Sports Outside the Beltway

Jon Miller’s Revenge

Well the Orioles are at it again. According to Childs Walker of the Baltimore Sun.

The Orioles wanted creative control of all pre- and post-game programming on WBAL Radio (1090 AM), and the station’s objection to that was a major reason its 19-year relationship with the club ended, said WBAL vice president and station manager Jeff Beauchamp.

The Orioles counter that between a clearer FM signal on WHFS (105.7), the ability to promote the club on five different stations, a strong investment in high-definition radio and creative ideas for pre- and post-game content, CBS Radio offered too good a package to turn down.

WBAL the most powerful radio station in the Baltimore area hasn’t always been a good host to Orioles baseball. When we first came to Baltimore in 1968 they carried every game but didn’t really do a whole lot more than that. Finally in 1979 WFBR took over the broadcast and used all the station’s resources to promote baseball. About 10 years later and a couple of stations later, the Orioles again landed with WBAL. The second time around WBAL was a much better host and devoted a lot more of its resources to promoting the Orioles.

However, after the 1996 season, the Orioles let Jon Miller, one of the top announcers in the game, walk. Apparently Peter Angelos was somewhat put off by Miller’s candor. While the Orioles have brought back Miller’s one time partner, Joe Angel, the announcing can’t match the best of the days with Miller. (Angel is excellent. The other guys leave a little and a lot to be desired.)

What’s interesting here is that apparently WBAL offered more money to host a poorly performing team than CBS did, but the Orioles took less to go with CBS. While the Orioles’ claim that CBS offers more opportunities (FM and HD radio), it undermines Angelos’s claims of poverty. (He dropped his objections to having the Washington Nationals when he was bribed with his own cable network.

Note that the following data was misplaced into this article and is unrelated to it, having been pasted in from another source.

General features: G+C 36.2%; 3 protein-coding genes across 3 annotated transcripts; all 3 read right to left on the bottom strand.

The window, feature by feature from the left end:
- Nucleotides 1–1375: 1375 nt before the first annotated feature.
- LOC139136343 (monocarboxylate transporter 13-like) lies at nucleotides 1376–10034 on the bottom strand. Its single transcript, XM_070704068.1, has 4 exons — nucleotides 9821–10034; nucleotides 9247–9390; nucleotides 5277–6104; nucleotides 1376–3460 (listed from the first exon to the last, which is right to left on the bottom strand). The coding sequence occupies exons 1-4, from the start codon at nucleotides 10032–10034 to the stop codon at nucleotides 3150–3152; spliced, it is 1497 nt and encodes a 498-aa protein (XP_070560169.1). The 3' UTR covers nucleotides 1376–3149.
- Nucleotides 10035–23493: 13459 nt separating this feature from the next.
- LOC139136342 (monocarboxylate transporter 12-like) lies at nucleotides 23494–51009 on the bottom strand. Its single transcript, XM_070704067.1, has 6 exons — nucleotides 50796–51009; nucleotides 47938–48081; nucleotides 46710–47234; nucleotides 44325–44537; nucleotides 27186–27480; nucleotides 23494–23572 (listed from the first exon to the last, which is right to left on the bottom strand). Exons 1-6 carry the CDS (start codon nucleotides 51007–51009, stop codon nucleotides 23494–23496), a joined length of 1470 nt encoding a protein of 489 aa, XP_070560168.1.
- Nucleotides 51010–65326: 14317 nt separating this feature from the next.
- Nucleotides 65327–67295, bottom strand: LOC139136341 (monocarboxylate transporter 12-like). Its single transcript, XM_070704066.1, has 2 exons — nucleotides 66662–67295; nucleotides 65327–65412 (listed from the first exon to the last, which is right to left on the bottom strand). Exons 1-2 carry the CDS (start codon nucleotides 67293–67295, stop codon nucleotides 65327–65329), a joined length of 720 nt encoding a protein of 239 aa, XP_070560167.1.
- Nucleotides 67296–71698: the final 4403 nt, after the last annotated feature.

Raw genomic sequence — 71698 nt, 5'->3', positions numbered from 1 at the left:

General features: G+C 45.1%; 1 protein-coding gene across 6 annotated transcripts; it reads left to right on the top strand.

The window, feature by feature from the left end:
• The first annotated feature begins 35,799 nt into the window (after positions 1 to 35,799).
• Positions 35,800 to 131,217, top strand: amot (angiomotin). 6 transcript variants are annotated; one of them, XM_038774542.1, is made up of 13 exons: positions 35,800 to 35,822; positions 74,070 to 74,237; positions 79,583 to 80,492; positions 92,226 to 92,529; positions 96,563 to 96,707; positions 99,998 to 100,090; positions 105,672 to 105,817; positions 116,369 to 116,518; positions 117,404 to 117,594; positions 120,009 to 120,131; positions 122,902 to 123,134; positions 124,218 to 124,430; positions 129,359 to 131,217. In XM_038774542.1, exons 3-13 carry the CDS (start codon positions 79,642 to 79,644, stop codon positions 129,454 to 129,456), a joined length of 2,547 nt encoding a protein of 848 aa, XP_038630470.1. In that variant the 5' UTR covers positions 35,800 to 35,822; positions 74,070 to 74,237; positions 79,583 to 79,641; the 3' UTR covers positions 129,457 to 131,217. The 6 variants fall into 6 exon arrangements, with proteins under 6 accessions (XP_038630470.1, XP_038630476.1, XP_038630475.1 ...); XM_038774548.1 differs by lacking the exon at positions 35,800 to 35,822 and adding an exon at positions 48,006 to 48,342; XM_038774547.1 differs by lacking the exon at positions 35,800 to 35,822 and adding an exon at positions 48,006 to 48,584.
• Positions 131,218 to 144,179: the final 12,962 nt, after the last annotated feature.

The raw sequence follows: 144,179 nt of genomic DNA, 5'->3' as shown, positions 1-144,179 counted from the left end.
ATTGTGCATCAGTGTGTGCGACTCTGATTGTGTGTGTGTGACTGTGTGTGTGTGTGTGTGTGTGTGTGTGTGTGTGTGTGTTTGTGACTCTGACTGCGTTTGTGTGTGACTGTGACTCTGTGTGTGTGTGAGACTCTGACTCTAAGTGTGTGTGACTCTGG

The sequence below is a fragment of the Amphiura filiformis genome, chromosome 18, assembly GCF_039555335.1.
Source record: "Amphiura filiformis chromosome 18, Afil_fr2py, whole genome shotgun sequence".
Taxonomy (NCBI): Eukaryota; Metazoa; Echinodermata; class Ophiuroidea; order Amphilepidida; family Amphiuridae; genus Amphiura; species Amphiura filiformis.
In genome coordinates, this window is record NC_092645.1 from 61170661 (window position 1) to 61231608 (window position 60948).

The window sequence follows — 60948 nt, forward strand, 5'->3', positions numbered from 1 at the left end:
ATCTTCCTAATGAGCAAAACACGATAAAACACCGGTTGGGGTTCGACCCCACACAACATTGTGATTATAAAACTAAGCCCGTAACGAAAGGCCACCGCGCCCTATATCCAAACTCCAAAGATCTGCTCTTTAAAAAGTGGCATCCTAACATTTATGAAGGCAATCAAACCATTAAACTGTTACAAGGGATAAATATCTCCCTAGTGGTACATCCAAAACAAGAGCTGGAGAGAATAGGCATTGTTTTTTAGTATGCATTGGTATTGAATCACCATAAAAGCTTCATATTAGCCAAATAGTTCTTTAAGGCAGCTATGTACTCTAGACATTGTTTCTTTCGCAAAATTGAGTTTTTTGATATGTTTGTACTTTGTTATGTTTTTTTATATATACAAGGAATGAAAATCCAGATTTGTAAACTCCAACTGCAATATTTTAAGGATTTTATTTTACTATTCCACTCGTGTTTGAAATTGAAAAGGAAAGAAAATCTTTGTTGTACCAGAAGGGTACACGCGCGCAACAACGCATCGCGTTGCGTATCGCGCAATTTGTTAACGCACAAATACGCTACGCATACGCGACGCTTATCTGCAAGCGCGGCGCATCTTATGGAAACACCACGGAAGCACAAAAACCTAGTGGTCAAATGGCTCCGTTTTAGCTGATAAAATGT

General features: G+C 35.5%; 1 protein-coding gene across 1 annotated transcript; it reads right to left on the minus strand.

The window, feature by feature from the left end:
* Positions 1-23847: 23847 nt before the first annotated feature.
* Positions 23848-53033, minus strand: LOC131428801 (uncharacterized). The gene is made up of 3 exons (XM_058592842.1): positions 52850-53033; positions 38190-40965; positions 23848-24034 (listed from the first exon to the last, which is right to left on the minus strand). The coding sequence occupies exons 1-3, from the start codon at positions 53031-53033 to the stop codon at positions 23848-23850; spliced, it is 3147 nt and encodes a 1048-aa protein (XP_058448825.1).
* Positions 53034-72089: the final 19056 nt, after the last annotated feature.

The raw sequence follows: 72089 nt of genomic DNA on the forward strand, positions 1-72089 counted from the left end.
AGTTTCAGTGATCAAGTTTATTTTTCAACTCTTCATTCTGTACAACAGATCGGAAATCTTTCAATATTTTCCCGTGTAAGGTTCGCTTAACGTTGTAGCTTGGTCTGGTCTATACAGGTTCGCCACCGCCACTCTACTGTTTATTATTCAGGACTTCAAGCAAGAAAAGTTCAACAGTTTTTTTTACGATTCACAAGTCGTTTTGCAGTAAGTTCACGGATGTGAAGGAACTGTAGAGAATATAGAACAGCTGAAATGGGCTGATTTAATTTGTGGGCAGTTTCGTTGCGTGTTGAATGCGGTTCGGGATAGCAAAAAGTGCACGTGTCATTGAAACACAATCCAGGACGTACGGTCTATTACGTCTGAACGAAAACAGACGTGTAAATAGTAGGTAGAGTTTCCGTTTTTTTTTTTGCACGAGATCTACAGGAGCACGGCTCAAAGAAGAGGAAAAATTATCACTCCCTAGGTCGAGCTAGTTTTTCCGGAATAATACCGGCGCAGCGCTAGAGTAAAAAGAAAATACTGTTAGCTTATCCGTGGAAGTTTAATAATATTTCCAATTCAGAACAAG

The perception of MASN as an Angelos tool arose when the owner negotiated with Major League Baseball for the TV rights to Nationals games before the club’s arrival in Washington before the 2005 season. Angelos had long argued that the region couldn’t support two baseball teams. He says that winning TV rights to both the Orioles and Nationals was critical to ensuring the long-term viability of his club.

“That was the driving force – to save this franchise from competition introduced immediately in its backyard,” Angelos said. Under the deal, MASN pays an annual fee – it will be $25 million in 2007 – to the Orioles and Nationals for the games.

Also keep in mind, this isn’t the first time the Orioles went to a less popular outlet. In recent years, the Orioles were dropped by WTOP in Washington to WTEM to WTNT. The reasong fans don’t listen to the Orioles is because they’re not very interesting not because the hosts or callers criticize the team.

Though expressing some cynicism about the move, Oriole Post thinks that it will turn out well.

I’m sure the change will be good in the long run, for fans and the team, but I will miss Orioles’ coverage on WBAL.

Oriole Magic though is much more negative

Let’s cut through the bull here and get right down to the meat and potatoes of this change. The Orioles are tired of having Steve Davis on WBAL host a post game show where he dares to point out the flaws in the franchise and allows callers (meaning actual Oriole fans who still give a damn) to express their frustration over continued losing.

The Orioles would prefer to filter out any bit of negativity about the franchise and present a nice neat clean propaganda package about how great the team is during it’s latest 75-87 season.

No doubt Jon Miller is smiling as he splits his time between San Francisco and Bristol.

Angelos made it clear that he did not want total objectivity from the team’s radio personalities when Jon Miller left town after the 1996 season.

“You have the detached observer, but that’s the role of the journalist,” Angelos said the day before Miller announced his departure. “I don’t think that’s the status of a team broadcaster. They should be an advocate for the team. They’ve got to bleed a little bit for the Orioles.”

Well then Peter, put a team on the field that’s worth bleeding for.

via BallBug.

Crossposted at Soccer Dad.

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